So are you committed to Trevor Noah and Larry Wilmore for the long haul?
Herzog: We’re committed to both shows. We see this as a long run for us. These are new shows, these are developing shows. These are new talents, developing talents. We are patient. We’re trying take the long view and develop these talents to get them where we would like them to be.
Are we going to see a broad overhaul of the programming strategy the way that we’re seeing at MTV?
Herzog: Comedy Central and MTV both have ratings issues. It think it would be fair to say, I’ll leave this to you, but MTV’s got a brand issue that they’re working on. Comedy to a lesser degree. Now, they both have ratings issues and I think both networks will do better, need to do better. There’s a great sense of urgency at both networks. I don’t want in this orderly internal transition at Comedy for them not to feel the sense of urgency they’ve always felt. But two different networks both with young audiences that are becoming increasingly challenging to find in a traditional way, but two brands that I would say have different levels of brand vitality right now. I would argue that Comedy is pretty strong.
Kent, we’ve seen some high-profile people leave Comedy Central and find success elsewhere — John Oliver, Samantha Bee, Key and Peele. Are you worried about the network’s ability to retain top talent?
Alterman: We’re pretty disappointed that Jon Stewart only gave us 16 years. We feel that was pretty unfair. But we’re getting over it.
No, look, I think there’s a natural order to things and each one of those was situational. When John Oliver was ready to make a move, Jon Stewart and Stephen Colbert were both here and had not indicated if and when they wanted to leave. It’s a great story for people to write how we should have put John Oliver in “The Daily Show,” but guess what? Jon Stewart was there. I don’t remember anyone saying we should push Jon Stewart out and put John Oliver there. And Samantha Bee wasn’t really interested in doing a strip show every night. If you look at TBS, she’s doing a weekly show, and that suits her.
Then if you look at sketch, apart from an institutional sketch show like “SNL” where there’s talent that goes in and out through the years, the sketch shows that are really created, produced written and starring creative performers like Key and Peele, there is a natural course to how much they have in them and we got five seasons from them and we’re really happy about that, and we’re continuing to work with people like that. We’re continuing to develop projects with them as talent. They’re branching individually into producing. Amy Schumer is branching into producing. We’re happy that we continue maintaining those relationships.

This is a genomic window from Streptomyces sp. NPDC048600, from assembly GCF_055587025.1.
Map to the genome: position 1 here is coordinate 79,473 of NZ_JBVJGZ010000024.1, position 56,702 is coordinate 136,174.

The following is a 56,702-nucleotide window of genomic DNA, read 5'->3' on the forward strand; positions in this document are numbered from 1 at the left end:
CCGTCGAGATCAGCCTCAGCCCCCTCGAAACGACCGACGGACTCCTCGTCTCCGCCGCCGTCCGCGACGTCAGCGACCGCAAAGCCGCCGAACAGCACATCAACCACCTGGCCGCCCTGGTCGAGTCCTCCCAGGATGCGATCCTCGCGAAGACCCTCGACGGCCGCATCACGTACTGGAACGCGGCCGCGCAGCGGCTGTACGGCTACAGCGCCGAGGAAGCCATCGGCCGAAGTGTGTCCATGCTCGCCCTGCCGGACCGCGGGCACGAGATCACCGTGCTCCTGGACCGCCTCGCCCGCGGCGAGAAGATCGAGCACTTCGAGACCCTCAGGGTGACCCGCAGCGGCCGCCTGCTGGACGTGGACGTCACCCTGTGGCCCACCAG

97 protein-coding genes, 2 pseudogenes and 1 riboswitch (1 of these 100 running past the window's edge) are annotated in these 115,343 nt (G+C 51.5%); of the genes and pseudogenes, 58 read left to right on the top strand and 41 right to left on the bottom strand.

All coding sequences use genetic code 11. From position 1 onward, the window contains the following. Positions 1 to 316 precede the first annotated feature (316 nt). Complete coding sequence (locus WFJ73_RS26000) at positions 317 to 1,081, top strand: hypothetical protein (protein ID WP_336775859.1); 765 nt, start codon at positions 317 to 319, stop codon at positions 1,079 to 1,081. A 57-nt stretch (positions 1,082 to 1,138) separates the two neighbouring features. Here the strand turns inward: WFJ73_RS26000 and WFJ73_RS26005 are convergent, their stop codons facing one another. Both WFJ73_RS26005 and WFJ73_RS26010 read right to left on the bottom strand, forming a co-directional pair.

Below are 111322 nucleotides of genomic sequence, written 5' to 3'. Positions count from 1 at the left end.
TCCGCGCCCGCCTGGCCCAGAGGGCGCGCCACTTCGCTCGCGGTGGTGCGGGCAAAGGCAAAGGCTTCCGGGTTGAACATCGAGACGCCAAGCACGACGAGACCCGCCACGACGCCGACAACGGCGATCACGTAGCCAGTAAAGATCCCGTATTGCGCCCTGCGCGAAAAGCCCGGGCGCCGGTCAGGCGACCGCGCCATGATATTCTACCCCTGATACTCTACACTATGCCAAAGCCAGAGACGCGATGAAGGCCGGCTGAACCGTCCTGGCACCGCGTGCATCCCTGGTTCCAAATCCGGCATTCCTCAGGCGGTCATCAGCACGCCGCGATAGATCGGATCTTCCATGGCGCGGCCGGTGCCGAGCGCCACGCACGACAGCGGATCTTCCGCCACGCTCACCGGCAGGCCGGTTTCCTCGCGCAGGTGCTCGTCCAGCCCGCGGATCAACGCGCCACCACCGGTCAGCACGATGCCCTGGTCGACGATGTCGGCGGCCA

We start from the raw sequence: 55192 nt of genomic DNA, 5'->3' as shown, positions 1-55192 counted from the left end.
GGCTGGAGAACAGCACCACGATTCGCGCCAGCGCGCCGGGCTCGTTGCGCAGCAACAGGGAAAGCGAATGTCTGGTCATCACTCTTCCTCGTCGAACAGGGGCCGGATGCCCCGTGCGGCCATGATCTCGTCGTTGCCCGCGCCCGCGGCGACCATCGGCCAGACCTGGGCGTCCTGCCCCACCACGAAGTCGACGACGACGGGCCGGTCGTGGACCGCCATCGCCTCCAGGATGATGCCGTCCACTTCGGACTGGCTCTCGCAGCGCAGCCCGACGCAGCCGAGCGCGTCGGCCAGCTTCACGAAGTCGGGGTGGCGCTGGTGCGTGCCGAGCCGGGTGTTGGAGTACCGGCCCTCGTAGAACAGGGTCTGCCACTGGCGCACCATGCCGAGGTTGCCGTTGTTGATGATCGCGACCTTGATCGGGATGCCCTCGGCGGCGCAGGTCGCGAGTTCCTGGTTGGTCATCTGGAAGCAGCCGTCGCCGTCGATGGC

You renewed “Inside Amy Schumer” in January for a fifth season. Have you talked with her about going beyond five?
Herzog: I think Amy’s immediately viable movie career is something that she’s going to be pretty focused on going forward. That’s one of the things in developing stars — they create other opportunities for themselves and we have to figure out how to work around it. But she’s got a lot on her plate right now.
So no “Schumer” beyond season five?
Herzog: To be determined.
Doug, you talked about the headwinds that you face. You’re a younger skewing network, a comedy network. Are you more vulnerable than others to the changes in viewer habits?
Herzog: Less because of comedy and more because of the demo, a little bit. The younger viewers are the ones that are going to adopt new technologies and new platforms faster. Comedy feels so much bigger to me today than it did when Michele and I, Kent and I, the three of us were here the first time around. Back in those days, the knock on Comedy was that it didn’t work internationally, it didn’t travel. The truth is it now travels internationally a lot better than it used to. I don’t think anything travels in the digital universe better than our brand of comedy. So I think there’s plenty of runway and opportunity ahead.